The vocal interaction music game Celestia is a charming experience where players sing various tones to guide a newborn star in order for it to survive and grow.
"When you start in the first level you are small," creator Cheng Yang told Polygon. "She's orbiting a huge star in the first level and she wants to grow and the second level is to get away from the mother star and the third one is to form its own universe and become the first one. So it's a cycle. I just want to make a connection between the power and the voice, and a direct interaction with the character, which is my original vision."
As the star travels along its path dictated by a spline in between larger stars, players sing or hum a specific tone to collect mass by absorbing small planets surrounding other stars. A higher tone protects the celestial body from comets and nebulae, while another pitch accelerates its movement. Thankfully, it is easy to jump into a lobby of sorts before or during a level to practice hitting the right tone in order to proceed through the levels.
"There are a lot of games that are controlled by keyboard and controllers," Yang said, explaining that she wanted to create a game with simplified input. "When humans make sounds, they have different frequencies and I wanted it to use the simplest way to communicate, which is different pitch and different frequencies powered by voice. So I made this game as a proof of concept to show that games can be played in this way."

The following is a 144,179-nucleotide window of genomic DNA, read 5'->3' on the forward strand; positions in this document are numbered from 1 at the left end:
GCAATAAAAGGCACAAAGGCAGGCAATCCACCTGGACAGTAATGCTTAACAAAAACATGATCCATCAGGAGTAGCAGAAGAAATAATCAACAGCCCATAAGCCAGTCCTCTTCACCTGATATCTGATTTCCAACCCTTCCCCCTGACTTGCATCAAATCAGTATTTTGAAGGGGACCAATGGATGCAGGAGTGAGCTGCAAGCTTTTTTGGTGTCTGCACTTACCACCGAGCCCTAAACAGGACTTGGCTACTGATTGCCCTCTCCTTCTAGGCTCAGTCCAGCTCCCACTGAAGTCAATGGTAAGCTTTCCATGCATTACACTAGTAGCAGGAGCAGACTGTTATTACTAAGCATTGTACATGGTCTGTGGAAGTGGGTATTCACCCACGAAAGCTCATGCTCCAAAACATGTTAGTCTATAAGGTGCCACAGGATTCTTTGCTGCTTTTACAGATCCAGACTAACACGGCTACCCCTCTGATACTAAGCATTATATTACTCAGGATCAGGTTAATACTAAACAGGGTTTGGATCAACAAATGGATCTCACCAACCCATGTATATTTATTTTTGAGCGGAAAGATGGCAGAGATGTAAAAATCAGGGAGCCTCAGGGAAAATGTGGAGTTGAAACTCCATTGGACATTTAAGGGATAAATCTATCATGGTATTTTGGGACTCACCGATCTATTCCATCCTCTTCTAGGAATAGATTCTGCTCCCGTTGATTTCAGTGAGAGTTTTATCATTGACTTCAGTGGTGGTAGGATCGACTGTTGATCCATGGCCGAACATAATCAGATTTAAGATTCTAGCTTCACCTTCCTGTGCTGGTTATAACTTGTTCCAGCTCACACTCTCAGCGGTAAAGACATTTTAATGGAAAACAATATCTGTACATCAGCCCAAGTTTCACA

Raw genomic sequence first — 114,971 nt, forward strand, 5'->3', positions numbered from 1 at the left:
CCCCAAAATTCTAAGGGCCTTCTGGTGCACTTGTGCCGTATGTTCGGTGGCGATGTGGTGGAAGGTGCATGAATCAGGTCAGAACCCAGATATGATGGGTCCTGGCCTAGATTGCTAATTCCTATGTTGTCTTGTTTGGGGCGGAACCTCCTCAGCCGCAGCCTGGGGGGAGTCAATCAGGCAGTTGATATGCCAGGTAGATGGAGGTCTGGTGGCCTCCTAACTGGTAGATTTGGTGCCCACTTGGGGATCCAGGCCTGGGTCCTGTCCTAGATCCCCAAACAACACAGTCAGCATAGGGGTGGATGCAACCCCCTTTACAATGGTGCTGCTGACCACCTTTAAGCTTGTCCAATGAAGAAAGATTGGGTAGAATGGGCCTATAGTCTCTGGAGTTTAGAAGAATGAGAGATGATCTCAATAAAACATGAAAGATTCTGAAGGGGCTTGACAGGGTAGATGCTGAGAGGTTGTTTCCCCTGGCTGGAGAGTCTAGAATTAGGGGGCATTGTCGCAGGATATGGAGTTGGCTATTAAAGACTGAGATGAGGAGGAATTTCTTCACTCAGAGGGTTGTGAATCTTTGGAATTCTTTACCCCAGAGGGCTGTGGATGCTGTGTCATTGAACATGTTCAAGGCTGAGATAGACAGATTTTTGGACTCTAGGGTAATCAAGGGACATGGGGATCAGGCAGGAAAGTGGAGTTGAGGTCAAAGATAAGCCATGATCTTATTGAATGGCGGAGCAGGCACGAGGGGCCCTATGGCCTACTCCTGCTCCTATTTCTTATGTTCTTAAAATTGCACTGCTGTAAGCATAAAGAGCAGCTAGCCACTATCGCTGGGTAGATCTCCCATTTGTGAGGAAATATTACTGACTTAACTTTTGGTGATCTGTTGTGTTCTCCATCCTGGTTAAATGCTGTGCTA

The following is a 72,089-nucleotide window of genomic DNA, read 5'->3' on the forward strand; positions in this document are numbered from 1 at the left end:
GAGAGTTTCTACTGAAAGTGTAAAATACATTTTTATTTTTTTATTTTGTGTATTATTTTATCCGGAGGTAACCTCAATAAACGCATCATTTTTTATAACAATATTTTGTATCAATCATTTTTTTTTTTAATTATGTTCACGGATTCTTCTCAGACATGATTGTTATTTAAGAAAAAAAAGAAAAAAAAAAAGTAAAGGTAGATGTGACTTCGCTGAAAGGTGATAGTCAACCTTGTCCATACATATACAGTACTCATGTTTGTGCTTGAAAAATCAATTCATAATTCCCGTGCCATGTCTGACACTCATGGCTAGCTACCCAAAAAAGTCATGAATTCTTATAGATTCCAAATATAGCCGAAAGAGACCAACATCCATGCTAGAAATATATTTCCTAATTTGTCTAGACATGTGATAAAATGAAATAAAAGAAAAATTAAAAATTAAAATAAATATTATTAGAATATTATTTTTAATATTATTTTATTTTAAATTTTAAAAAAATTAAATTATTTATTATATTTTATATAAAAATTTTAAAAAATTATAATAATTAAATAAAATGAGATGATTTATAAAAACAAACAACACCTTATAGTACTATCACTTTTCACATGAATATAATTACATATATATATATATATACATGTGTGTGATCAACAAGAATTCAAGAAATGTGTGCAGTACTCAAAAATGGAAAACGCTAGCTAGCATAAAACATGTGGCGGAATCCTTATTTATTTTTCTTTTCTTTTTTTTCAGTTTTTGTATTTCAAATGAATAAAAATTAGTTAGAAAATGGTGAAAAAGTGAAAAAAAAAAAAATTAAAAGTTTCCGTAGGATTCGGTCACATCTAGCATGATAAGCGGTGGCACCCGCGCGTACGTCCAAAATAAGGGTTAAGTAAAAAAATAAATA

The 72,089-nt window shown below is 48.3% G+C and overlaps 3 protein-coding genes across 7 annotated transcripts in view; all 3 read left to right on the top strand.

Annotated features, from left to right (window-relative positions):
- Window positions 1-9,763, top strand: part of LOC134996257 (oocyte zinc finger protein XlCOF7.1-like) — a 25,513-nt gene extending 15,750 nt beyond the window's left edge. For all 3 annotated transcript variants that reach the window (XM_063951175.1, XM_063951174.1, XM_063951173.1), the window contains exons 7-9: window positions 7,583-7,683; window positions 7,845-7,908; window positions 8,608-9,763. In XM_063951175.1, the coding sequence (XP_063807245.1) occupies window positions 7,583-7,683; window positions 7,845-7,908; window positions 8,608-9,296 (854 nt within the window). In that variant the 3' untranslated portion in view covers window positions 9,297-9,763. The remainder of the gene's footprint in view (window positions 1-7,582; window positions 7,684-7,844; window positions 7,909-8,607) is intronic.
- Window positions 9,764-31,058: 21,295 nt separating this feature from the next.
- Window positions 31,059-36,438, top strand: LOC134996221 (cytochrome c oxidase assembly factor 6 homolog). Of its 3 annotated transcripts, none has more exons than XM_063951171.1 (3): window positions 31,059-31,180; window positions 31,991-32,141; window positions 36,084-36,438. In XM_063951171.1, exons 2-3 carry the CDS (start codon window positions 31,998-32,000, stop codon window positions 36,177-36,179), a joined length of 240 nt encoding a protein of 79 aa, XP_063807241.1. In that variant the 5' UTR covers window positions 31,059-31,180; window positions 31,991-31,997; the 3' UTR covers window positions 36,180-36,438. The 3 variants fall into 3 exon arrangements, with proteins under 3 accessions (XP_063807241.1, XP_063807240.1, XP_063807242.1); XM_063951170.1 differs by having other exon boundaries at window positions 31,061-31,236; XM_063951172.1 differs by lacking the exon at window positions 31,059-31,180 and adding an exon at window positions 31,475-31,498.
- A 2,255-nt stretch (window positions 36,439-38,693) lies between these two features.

A conceptual build of Celestia shown at E3 sounded fantastically rhythmic when a more experienced player was hitting the right notes. The game's ethereal, yet simplistic visual style intuitively conveyed and instantly reflected the player's input. Even someone as tone deaf as myself found it enjoyable to try, and often fail, to grow and protect the little star using my voice, with fun overriding the worry of embarrassing myself on the E3 show floor. Our time with the game eventually turned into a hilarious co-op session as we tried to progress through the levels together.
Celestia is currently available to download in concept form from the official website for Windows PC and Mac, which also allows players to play the game with instruments rather than vocal input. Yang plans to expand the game with more tonal controls and add to the storyline. The developer also intends to integrate online multiplayer for any laptop and mobile platform so players can collaborate on hitting the same notes in the game or share the load by alternating tones.